Table 2

Expected fragment sizes (in base pairs, bp) from restriction of COI PCR products with HpaI and CviAII according to the 1184 pb fragment of the COI haplotypes detected in the white-clawed crayfish specimens.

As a whole, the complete COI PCR-RFLP assay yielded four different restriction patterns (A, B, C and D) (Table 2). According to these restriction patterns, crayfish can be assigned to a genetic group. This PCR-RFLP assay roughly discriminates the four most common haplotypes previously found in Spain, given that they account for nearly 96% of the crayfish analyzed. The remaining seven exclusive haplotypes detected could not be identified. In these private haplotypes, the endonucleases do not have restriction sites at the positions where these SNPs occur. Nevertheless, these population-specific haplotypes were present at very low frequencies. In such cases, even though the COI haplotype cannot be detected exactly, the crayfish can be assigned to a genetic group.

thumbnail Fig. 2

Distribution of the most common COI haplotypes and restriction patterns found in the white-clawed crayfish populations analyzed. Pie graphs represent the relative proportion of COI haplotypes (A) and restriction patterns (B) for each population sampled.

4 Discussion

For the last few years, the genetic variability of Spanish white-clawed crayfish has been assessed with mitochondrial and nuclear markers by sampling a significant number of populations throughout its distribution range in the country (Beroiz et al., 2008; Matallanas et al., 2013, 2016; Pedraza-Lara et al., 2010).

The COI PCR-RFLP assay presented here enables the detection of the most common haplotypes in Spanish crayfish previously identified by sequencing, in a fast and cost-effective way. The restriction patterns C and D identify the EF485041 and FJ897842 COI haplotypes detected in populations of white-clawed crayfish from Northern Spain. Patterns A and B correspond to the FJ897841 and FJ897840 COI haplotypes, characteristic of the rest of the country (Figure 2) (accession numbers EF485041 and FJ897840-42 correspond to haplotypes deposited in the GenBank database).

Previous reports showed the suitability of COI PCR-RFLP assays to discriminate crayfish species (Astacus astacus, A. leptodactylus, Pacifastacus leniusculus and Orconectes limosus). However, after testing up to six restriction endonucleases, the technique, according to the author, “did not detect any specimen variability within the species” (Soroka, 2008). Particularly, the mitochondrial genome of the white-clawed crayfish (A. pallipes species complex) was analyzed with RFLP with a variable number of enzymes (six to eleven) (Grandjean et al., 1996, 1997, 2000a, 2000b, 2001). However, the results of these experiments did not show that Spanish crayfish had inter- or intrapopulation genetic variation (Grandjean et al., 1997, 2001).

Conversely, the two restriction enzymes selected for this assay – after screening for over two hundred different enzymes – can reveal the genetic variability of the Spanish populations of white-clawed crayfish. Therefore, this PCR-RFLP assay significantly reduces the cost associated with the analysis. Furthermore, crayfish can be assigned to one of the two genetic groups described in Spain (Matallanas et al., 2016; Figure 2).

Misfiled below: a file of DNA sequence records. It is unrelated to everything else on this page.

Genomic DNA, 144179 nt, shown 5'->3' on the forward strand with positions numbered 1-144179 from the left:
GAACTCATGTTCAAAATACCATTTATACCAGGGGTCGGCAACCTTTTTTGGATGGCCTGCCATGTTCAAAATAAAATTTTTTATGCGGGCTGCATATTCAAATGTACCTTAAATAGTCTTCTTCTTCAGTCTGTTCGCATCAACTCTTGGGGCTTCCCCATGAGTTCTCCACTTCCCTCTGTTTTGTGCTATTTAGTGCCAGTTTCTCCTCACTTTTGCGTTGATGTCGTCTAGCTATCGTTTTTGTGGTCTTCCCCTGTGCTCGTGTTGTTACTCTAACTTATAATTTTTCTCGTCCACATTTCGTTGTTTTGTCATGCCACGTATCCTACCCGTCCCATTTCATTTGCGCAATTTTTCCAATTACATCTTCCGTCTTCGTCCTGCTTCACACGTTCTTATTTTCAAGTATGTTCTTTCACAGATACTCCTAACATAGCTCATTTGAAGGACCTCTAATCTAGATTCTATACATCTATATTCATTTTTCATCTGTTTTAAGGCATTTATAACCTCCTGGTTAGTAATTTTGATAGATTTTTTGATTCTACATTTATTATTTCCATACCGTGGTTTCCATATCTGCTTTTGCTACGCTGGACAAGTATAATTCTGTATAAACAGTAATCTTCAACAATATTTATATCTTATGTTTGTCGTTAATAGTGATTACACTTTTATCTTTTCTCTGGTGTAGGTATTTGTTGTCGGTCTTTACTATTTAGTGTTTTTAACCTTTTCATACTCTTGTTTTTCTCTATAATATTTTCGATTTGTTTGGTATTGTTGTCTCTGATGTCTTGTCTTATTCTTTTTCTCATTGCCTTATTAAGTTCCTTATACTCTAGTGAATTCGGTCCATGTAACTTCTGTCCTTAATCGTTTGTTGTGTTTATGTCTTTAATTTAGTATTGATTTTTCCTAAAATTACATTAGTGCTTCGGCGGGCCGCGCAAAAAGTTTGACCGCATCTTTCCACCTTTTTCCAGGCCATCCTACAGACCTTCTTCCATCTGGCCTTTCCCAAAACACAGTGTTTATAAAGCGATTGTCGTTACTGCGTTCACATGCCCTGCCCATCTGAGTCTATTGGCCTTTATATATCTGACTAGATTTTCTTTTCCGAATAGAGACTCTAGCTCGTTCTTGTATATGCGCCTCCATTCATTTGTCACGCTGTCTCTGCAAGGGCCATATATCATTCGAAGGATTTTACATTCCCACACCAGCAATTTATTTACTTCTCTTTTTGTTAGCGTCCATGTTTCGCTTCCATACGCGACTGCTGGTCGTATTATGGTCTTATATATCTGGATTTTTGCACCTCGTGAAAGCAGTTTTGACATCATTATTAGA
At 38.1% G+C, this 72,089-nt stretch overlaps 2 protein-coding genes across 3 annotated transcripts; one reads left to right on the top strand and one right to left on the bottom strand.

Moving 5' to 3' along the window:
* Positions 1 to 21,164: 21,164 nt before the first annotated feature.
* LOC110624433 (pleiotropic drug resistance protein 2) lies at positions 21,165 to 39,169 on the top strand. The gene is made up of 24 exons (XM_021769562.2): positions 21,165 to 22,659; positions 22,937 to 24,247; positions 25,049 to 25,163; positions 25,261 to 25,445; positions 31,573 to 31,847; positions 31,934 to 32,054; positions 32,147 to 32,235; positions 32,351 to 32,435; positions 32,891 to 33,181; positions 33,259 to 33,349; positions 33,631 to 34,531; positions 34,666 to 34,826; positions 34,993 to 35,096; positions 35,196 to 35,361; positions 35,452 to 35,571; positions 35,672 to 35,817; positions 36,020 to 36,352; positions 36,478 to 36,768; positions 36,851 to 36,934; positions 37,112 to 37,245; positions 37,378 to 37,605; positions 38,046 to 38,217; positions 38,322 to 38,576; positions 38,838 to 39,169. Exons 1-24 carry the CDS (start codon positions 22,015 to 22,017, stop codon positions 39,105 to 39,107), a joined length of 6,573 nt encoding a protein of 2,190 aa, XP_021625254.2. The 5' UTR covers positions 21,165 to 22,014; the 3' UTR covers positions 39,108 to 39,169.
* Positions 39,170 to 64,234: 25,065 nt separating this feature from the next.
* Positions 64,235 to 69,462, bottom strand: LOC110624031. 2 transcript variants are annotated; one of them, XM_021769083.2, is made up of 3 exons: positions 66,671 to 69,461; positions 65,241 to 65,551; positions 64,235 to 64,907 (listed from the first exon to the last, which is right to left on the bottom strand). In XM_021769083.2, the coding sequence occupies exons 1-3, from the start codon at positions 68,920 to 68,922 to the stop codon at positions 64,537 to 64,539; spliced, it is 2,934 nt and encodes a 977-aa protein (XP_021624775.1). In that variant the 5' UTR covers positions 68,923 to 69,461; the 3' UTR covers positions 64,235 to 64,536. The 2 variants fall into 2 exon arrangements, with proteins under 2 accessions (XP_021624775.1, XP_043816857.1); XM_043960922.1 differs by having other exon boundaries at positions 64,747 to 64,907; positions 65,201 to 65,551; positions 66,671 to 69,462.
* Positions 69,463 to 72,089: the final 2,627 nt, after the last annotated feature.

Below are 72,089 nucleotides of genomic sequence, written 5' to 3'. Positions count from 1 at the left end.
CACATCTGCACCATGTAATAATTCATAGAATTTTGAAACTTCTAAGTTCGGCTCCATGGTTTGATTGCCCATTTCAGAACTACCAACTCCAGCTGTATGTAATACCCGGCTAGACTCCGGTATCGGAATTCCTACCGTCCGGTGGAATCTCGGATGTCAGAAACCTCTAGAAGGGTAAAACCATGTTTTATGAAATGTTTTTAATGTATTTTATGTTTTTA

In summary, the results demonstrate that this COI PCR-RFLP assay is a very advantageous and useful technique for analyzing Spanish populations of white-clawed crayfish. Previous studies showed that Spanish white-clawed crayfish should constitute an independent ESU (Evolutionary Significant Unit, Moritz, 1994). This ESU exhibits two management units (MUs) (Moritz, 2002), named the ‘Northern’ and ‘Central’ groups according to their geographical distribution in Spain. Hence, based on this geographical pattern of mitochondrial variation and taking into account the genetic information available, the introduction of crayfish specimens to a host population should be made with caution.

The assay presented here is an easy, cheap and fast tool for genetic characterization of crayfish. This COI PCR-RFLP assay can contribute to devising conservation program strategies that can efficiently maintain, and even recover in some geographic areas, the genetic variability of this endangered species.

Acknowledgments

This work was funded by the Project MCYT CGL2005-05727/BOS and Convenio MMA-UCM 415-2634. The authors are very grateful to Alonso F., Bassols E., Beroiz B., Bertocchi S., Brusconi S., Cano M.C., Casanova J.M., Castién E., Diéguez-Uribeondo J. , Gil J.M., Juncal J.A., Lamora J., Lasheras I., Lombart A., Martín M.L., Múzquiz J.L., Palacios B., Pinedo J., Sancho V., Temiño C. and Vidal M.I. for providing crayfish samples for this study.

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Cite this article as: B. Matallanas, M.D. Ochando, C. Callejas, 2016. Fine-tuning of a COI PCR-RFLP assay for fast genetic characterization of Spanish white-clawed crayfish. Knowl. Manag. Aquat. Ecosyst., 417, 32.

All Tables

Table 1

Populations of A. pallipes analyzed in the present work. CAN: Cantabrian Basin, MED: Mediterranean Basin, ATL: Atlantic Basin.

Table 2

Expected fragment sizes (in base pairs, bp) from restriction of COI PCR products with HpaI and CviAII according to the 1184 pb fragment of the COI haplotypes detected in the white-clawed crayfish specimens.

All Figures

thumbnail Fig. 1

Observed and expected restriction patterns of the COI PCR products of A. pallipes samples in Spanish populations with HpaI and CviAII. Lines 1 and 7 – in each gel – and lines 1 and 6 – in each scheme – show the GeneRulerTM 100 bp DNA Ladder (Thermo Scientific). Asterisks indicate the 500 bp and 1000 bp bands. Patterns A, B, C and D are detailed in Table 1. Ctrl: Restriction control.

In the text
thumbnail Fig. 2

Distribution of the most common COI haplotypes and restriction patterns found in the white-clawed crayfish populations analyzed. Pie graphs represent the relative proportion of COI haplotypes (A) and restriction patterns (B) for each population sampled.

In the text